The installation consists of hundreds of painted sticks placed side by side weaving their way through the landscape. Each has its unique pattern and its positioning on the ground influenced by the one placed before it.
Symbolic of the passing days of a life and the influence that particular encounters with people and circumstances can have, these influences manifest themselves differently on different days, having become absorbed into who we are. Even a single word (that may have been spoken many times before) can on a specific moment, impact such that one’s thinking and behaviour from then on is changed, coloured in a new way.
Encounters also carries with it an expression of gratitude for those who have positively impacted the artist’s life and also of a desire to live life in the fullness of each new day with its own unrepeatable uniqueness.
Her first work as Artist in Residence at the Bradfield Club in Peckham, London Ally wanted to create an artwork that would enable her to make direct connection with the Club – its origins, history and current contributors. In addition, as an expression of her belief that the Club is a special place and has a particular part to play in the vibrant hope for the community of Peckham.
Everyone involved in the Club, be that as a youth club member, parent, employee or Trustee, was invited to contribute a stone for the artwork as a symbol of their participation and connection to it. It was a real joy for Ally to receive each individually selected stone, often handed over with a tale of its history and significance to that person. The thoughtfulness and generosity of the participants left a deep impression.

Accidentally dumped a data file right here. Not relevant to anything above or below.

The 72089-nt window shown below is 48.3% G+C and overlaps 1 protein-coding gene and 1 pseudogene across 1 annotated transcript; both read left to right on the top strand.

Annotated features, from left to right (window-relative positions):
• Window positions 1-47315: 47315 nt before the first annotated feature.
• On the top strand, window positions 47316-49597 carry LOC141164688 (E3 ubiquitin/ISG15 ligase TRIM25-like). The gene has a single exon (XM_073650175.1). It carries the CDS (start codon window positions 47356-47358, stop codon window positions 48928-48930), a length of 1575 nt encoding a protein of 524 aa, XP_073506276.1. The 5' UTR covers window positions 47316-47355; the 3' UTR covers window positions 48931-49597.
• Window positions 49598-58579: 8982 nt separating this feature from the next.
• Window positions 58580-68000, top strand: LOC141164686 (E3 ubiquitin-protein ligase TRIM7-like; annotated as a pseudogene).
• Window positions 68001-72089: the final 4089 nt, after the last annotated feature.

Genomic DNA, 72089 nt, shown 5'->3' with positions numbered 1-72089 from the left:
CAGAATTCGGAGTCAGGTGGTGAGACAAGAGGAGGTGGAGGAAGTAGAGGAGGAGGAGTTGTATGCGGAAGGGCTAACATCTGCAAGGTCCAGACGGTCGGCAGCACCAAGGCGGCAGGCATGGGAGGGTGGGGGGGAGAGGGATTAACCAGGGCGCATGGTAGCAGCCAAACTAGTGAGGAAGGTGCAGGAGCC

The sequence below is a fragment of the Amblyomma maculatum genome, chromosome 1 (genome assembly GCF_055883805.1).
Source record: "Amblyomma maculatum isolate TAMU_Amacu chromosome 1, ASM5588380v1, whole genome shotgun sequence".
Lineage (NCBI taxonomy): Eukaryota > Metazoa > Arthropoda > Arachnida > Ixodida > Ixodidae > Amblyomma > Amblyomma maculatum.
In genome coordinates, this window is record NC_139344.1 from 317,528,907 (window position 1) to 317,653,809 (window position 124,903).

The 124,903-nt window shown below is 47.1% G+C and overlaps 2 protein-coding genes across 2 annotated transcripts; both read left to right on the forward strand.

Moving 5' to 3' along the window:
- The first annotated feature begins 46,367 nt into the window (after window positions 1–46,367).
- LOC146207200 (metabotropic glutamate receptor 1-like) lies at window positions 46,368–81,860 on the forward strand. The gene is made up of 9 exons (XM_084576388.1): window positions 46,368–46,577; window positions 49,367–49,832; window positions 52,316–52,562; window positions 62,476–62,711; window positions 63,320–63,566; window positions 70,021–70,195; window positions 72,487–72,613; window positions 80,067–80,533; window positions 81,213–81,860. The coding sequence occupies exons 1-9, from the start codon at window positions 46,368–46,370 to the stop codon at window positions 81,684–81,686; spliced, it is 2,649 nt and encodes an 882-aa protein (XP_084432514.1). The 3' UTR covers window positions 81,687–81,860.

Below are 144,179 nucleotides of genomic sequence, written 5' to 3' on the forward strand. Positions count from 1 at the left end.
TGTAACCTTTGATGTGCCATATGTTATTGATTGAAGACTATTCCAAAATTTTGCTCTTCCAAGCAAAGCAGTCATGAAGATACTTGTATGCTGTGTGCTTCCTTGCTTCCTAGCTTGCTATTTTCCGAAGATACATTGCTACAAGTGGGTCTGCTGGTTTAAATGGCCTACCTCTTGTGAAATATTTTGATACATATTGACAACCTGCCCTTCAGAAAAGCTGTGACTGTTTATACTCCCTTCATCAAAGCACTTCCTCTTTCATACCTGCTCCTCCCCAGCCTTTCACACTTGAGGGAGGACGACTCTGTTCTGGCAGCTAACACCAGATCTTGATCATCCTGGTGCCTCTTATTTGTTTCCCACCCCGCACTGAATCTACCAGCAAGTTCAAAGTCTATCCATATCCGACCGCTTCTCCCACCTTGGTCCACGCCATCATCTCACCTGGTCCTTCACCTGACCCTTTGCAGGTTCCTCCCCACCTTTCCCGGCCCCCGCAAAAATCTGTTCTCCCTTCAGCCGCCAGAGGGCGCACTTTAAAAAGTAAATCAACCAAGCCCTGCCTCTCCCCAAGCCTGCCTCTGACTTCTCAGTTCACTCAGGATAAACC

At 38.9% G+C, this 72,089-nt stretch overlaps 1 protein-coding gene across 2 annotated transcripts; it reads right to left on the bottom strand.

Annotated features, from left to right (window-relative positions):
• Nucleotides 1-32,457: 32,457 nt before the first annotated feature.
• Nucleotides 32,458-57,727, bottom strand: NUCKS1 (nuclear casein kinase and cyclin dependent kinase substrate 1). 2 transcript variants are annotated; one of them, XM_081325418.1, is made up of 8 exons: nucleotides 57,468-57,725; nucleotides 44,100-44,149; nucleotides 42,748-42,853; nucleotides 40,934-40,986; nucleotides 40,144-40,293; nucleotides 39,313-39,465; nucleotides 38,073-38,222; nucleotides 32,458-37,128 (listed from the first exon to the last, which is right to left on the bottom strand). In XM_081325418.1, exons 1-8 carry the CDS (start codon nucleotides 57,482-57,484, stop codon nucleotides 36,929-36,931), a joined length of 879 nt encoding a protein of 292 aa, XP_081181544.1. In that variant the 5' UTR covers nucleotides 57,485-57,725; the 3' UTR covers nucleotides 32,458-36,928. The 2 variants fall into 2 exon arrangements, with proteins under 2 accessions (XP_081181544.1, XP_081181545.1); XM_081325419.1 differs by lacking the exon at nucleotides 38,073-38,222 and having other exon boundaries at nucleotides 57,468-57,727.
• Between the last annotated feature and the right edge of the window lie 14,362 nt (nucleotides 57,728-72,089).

The installation consisted of the placing of the stones on the floor and attached to ‘invisible’ strands, rising up above head-height. The stones at the base were ones from the Bradfield College where the Club has its foundation and ongoing essential support. These link with other stones in the strands, an invisible connectedness, hinting at the unseen yet precious orchestration of individuals in an extended community.
The Agony of Hope
Ally Ashworth and Heather Gani worked together for a number of months creating an installation on the theme of hope. Both artists experienced hope as something complex – costly, burdensome, invigorating, inspirational …. the installation intends to express these contrasts.
The work intentionally began in a light-hearted way with tree climbing and launching paper planes from within the branches of the tree. The tree symbolising life and the throwing of the planes, a releasing of hopes.
The complete installation occupies four adjoining rooms and corridor space and progressively charts phases of hope through film and installed elements.